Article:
For limited current applications this would work but most OTG home need more power (amps) so this increases cost. Recycling AA size battery is not practical in most applicationsOctober 1, 2012 at 12:00 AM #66758
These are not AA size batteries. The size is 18650.
The battery pack can be built in any size, so If you need more amps just build a bigger pack.
I was just curious if somebody was interested in trying building a stand alone solar system with those batteries.
I would do it but at the moment I can’t have solar panels in the house where I am living.October 3, 2012 at 12:00 AM #66763elnavMember
you are still talking about many cell interconnections made by hand if your description is understood correctly. Whole house systems typically require battery banks far larger than what you propose. Yes I am aware you can add to or extend your system in theory but in practical terms there are going to be limitations. Adding more connections will reduce mean time between failures to the point you would always be trouble shooting for problematic connections.
Good systems should be capable of running months if not years between failures.October 25, 2012 at 12:00 AM #66830DustofferParticipant
Yes, the 18650 battery is similar to AA but slightly larger and higher voltage. AA is 14.4mm x 50.5mm and 1.5 vdc. The 18650 is 18.6mm x 65.2mm and 3.7vdc, and 2200 to 3400 milliamp/hrs. and average is greater than 1000 cycles of charge. The L16 is around 2,900 cycles of charge.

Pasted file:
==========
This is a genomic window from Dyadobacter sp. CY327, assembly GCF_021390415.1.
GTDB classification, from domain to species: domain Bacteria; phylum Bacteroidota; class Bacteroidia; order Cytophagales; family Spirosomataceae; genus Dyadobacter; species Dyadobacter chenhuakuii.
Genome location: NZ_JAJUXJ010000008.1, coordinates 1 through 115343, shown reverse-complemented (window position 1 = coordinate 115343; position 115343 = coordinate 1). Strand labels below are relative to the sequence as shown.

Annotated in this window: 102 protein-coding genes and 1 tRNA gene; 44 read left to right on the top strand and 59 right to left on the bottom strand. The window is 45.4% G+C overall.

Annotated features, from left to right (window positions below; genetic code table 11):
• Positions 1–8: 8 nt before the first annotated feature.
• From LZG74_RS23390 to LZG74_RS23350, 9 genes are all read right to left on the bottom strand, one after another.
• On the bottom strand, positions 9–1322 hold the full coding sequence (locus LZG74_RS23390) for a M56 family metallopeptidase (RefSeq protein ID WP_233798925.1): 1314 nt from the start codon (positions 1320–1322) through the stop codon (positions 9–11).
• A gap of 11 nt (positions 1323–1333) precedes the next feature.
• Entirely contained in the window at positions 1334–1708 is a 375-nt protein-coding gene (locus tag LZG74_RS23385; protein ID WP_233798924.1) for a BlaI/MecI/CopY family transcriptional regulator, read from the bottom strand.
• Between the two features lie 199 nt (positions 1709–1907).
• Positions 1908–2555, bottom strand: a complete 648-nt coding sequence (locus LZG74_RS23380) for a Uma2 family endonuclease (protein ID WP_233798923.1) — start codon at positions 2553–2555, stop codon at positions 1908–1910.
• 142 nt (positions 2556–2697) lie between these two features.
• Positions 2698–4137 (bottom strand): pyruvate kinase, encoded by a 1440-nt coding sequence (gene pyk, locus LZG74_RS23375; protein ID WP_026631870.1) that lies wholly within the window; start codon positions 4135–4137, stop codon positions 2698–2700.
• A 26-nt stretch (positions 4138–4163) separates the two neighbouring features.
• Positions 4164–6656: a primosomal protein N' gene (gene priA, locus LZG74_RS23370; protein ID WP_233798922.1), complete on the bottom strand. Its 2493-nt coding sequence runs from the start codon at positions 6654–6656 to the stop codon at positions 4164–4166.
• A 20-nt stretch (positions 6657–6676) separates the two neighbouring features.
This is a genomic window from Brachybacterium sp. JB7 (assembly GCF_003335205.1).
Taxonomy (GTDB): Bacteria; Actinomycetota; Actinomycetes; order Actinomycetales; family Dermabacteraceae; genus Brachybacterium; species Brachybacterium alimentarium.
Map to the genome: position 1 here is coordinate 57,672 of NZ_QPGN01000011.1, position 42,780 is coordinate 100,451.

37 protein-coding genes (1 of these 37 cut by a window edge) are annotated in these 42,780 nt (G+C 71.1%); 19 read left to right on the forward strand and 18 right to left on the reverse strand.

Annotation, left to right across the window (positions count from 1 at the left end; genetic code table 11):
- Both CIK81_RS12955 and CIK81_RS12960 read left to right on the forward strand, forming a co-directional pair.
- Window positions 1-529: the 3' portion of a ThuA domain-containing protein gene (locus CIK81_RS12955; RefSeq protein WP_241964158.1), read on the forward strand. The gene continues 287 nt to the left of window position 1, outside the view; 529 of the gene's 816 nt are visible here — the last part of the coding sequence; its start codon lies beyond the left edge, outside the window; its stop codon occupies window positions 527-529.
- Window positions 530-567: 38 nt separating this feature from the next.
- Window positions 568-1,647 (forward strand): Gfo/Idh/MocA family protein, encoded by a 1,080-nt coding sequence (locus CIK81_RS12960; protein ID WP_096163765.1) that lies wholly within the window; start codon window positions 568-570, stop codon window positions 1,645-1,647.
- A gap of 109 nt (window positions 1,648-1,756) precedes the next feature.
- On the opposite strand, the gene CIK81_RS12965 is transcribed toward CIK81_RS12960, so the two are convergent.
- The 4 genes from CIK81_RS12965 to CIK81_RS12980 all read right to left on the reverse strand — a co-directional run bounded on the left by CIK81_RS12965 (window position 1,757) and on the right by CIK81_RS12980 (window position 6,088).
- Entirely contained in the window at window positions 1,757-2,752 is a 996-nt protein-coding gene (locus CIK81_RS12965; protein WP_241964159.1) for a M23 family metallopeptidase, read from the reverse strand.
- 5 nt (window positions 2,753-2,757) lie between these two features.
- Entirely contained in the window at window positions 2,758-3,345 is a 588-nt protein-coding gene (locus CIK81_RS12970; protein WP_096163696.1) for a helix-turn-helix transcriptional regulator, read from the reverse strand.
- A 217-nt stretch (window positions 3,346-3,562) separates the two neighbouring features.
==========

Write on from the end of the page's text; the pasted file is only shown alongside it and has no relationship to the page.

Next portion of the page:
The closest you could come to a viable solar electric is hooking 7 of them + to – for 25.9vdc and 130 of these sets – to -, + to + for around 390 amp hours, and of a voltage that could be charged by a 24 volt charge controller and driving a 24vdc to 110 vac inverter. It would be equivalent to 4 6vdc L16S batteries with a total of 6 connections vs 3,640 connections.
Cost without the connective wiring is around $940 for the 4 L16s, and $910 plus shipping or so direct from China. Obviously, the connections would cost a lot more.
For a 12vdc nominal, the closest is 130 sets of 4 18650 batteries with 1,040 connections for 14.8vdc, which would drive a 12vdc to 110vac inverter. However the voltage is too high for most 12vdc charge controllers to be very effective. It would be close to equivalent of 2 L16s for $470+, while the 18650s would be $520 plus connections and shipping from China.
With the fact that they are less than 1/2 as good for cycles and so many connections, it is highly impractical, as treasuregift said, for any alternative energy system.October 25, 2012 at 12:00 AM #66831
Where do you get the 390Amp hours number?